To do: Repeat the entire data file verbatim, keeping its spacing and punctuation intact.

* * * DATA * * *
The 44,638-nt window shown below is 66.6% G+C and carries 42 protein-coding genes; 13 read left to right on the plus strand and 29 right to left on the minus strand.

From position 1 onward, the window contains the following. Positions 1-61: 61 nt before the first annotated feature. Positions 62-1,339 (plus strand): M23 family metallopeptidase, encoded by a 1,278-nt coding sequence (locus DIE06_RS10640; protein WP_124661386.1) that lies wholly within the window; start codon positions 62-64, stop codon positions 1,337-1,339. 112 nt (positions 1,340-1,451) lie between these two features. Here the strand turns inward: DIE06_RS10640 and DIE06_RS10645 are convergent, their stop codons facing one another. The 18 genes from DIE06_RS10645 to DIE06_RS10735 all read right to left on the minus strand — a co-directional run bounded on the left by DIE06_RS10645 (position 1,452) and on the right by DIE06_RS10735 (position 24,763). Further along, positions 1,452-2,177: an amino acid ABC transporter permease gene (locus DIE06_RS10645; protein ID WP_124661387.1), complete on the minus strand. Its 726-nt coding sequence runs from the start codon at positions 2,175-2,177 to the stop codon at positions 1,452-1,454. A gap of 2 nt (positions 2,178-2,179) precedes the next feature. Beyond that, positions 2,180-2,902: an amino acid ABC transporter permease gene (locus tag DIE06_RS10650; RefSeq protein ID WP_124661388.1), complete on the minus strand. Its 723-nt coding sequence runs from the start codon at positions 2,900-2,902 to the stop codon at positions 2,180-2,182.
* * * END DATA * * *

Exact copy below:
The 44,638-nt window shown below is 66.6% G+C and carries 42 protein-coding genes; 13 read left to right on the plus strand and 29 right to left on the minus strand.

From position 1 onward, the window contains the following. Positions 1-61: 61 nt before the first annotated feature. Positions 62-1,339 (plus strand): M23 family metallopeptidase, encoded by a 1,278-nt coding sequence (locus DIE06_RS10640; protein WP_124661386.1) that lies wholly within the window; start codon positions 62-64, stop codon positions 1,337-1,339. 112 nt (positions 1,340-1,451) lie between these two features. Here the strand turns inward: DIE06_RS10640 and DIE06_RS10645 are convergent, their stop codons facing one another. The 18 genes from DIE06_RS10645 to DIE06_RS10735 all read right to left on the minus strand — a co-directional run bounded on the left by DIE06_RS10645 (position 1,452) and on the right by DIE06_RS10735 (position 24,763). Further along, positions 1,452-2,177: an amino acid ABC transporter permease gene (locus DIE06_RS10645; protein ID WP_124661387.1), complete on the minus strand. Its 726-nt coding sequence runs from the start codon at positions 2,175-2,177 to the stop codon at positions 1,452-1,454. A gap of 2 nt (positions 2,178-2,179) precedes the next feature. Beyond that, positions 2,180-2,902: an amino acid ABC transporter permease gene (locus tag DIE06_RS10650; RefSeq protein ID WP_124661388.1), complete on the minus strand. Its 723-nt coding sequence runs from the start codon at positions 2,900-2,902 to the stop codon at positions 2,180-2,182.